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Supporting aviation during the global economic downturn

Posted: 31 March 2009 | Jim Fitzpatrick MP, UK Aviation Minister | No comments yet

The transport industry has long been seen as a barometer of economic health. When times are good, we travel more and freight volumes grow. But when the economy weakens, transport is often among the first industrial sectors to feel the impact. It is unsurprising, therefore, that the unprecedented global economic downturn that we have experienced over the past year has proved particularly challenging for airlines, airport operators, and the broader air industry.

The transport industry has long been seen as a barometer of economic health. When times are good, we travel more and freight volumes grow. But when the economy weakens, transport is often among the first industrial sectors to feel the impact.

It is unsurprising, therefore, that the unprecedented global economic downturn that we have experienced over the past year has proved particularly challenging for airlines, airport operators, and the broader air industry.

Although oil prices have returned to more affordable and sustainable levels since the record highs of last summer, the immediate outlook for aviation around the world remains turbulent. But despite these concerns, I believe that the long-term prospects for the industry are very positive.

In the UK, air travel has increased five fold over the past 30 years, and air freight traffic has doubled since 1990. A survey towards the end of last year showed that two thirds of people still want to take more flights, and we can be sure that in an increasingly globalised world, long-term latent demand for air travel will continue to grow.

Aviation supports our economy in different ways, like helping us to provide an attractive business environment for foreign investors. Those investors are located in the UK because we are a global hub for finance, trade and culture, and because they need rapid access to international markets through fast, effective air connections.

As a Government, we believe that the short term macro economic picture must not distract from the ongoing need to develop our aviation industry. That’s why we remain committed to major infrastructure schemes like a third runway at Heathrow, which will help boost jobs, productivity and business confidence, and the £16 billion Crossrail project, which will transform access to Heathrow from central London, the City and eastwards including Canary Wharf.

For us, investment in aviation is also investment in our economy and our competitiveness as a nation. Indeed, a robust aviation industry can help us take advantage of the economic recovery once it arrives, as it surely will.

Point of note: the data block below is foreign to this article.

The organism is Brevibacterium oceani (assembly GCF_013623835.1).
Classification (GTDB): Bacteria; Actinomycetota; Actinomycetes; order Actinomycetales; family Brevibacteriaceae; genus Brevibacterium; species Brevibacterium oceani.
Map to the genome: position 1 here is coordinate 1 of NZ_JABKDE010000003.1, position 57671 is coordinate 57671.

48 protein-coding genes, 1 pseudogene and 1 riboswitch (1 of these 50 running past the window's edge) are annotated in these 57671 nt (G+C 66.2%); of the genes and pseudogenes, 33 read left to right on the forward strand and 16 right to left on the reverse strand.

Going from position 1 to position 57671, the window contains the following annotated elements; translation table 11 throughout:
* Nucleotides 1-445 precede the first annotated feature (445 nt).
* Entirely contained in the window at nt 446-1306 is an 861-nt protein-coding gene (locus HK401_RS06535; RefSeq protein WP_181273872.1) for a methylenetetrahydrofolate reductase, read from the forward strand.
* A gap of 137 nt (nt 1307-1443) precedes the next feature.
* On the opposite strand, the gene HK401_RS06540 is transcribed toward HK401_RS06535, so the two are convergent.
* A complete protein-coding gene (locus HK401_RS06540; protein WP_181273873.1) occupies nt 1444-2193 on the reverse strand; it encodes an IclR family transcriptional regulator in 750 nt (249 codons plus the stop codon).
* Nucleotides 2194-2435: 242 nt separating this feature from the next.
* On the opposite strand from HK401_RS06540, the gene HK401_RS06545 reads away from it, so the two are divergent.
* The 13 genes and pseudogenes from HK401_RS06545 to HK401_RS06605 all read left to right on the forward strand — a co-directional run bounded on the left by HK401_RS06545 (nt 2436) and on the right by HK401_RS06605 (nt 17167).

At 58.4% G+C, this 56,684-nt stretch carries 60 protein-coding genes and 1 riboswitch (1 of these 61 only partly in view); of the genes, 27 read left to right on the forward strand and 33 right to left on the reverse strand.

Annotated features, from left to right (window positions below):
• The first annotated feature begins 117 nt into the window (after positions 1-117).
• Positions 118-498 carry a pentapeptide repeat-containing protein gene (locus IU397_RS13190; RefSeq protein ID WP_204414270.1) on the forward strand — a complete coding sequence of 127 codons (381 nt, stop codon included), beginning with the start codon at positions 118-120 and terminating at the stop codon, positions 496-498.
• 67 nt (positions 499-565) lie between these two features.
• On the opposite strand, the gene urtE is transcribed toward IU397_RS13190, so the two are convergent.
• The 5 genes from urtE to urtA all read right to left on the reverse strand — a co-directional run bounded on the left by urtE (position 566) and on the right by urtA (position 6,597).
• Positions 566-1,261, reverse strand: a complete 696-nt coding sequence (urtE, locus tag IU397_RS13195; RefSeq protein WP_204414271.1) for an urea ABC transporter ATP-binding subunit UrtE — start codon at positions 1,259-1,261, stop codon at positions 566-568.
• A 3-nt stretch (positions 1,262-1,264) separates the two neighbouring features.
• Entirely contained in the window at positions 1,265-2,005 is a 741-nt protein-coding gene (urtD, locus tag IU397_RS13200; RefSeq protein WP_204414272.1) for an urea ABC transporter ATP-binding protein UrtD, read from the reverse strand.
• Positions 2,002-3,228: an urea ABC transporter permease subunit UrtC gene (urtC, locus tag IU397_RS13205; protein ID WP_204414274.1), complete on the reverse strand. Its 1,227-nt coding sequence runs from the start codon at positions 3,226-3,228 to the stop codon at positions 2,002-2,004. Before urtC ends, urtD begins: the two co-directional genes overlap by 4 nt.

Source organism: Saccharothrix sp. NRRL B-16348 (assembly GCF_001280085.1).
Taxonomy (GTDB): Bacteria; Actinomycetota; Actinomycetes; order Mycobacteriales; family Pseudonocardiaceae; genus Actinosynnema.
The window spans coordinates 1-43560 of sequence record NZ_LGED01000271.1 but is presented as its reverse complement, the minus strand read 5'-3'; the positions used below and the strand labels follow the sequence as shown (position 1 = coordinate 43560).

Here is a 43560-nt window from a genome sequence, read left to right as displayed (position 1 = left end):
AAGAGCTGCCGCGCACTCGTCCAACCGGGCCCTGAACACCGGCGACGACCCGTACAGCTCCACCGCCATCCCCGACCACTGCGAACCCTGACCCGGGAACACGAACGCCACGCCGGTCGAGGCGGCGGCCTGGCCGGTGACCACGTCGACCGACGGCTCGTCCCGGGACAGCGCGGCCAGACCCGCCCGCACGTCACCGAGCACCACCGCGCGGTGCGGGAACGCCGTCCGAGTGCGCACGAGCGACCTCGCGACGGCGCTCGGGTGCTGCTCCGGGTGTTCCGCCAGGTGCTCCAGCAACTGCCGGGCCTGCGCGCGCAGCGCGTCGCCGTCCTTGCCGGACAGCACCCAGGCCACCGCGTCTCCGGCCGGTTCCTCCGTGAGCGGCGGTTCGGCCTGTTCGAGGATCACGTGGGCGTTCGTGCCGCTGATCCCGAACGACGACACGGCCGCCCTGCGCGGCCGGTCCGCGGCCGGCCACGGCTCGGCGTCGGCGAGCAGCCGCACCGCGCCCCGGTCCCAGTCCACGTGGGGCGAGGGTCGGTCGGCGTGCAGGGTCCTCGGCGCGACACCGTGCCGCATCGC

Although attention has understandably focused on Heathrow and South East England over the past year, it is also important to remember that airports across the UK such as Manchester, Liverpool and Glasgow have played a significant role in supporting regional economic growth recently.

The UK aerospace industry is the second largest in the world in terms of numbers employed, and we are committed to funding new initiatives that will help the industry compete successfully in a global market. In fact, aerospace has been more successful than any other industrial sector in winning support from the Government’s Technology Programmes.

But at the same time, we remain committed to reducing the climate change impact of aviation. That’s why the Government and the industry support a comprehensive package of measures to make air transport more sustainable – including the development of greener aviation technologies; emissions trading; and improvements to air traffic management.

Of course the economic downturn means that in the short term, the global aviation industry will have to reduce output and costs to react to falling demand for both air services and new aircraft. We can expect to see more restructuring, and a greater number of business acquisitions, sell-offs and consolidations across the sector.

But the aviation industry that emerges from the downturn will be leaner, more efficient, and in a strong position not just to benefit from the subsequent economic recovery, but to help lead our economic recovery too.

Acknowledgement

© Crown copyright 2009. Reproduced with the permission of the Controller of Her Majesty’s Stationery Office/Queen’s Printer for Scotland and Department for Transport.

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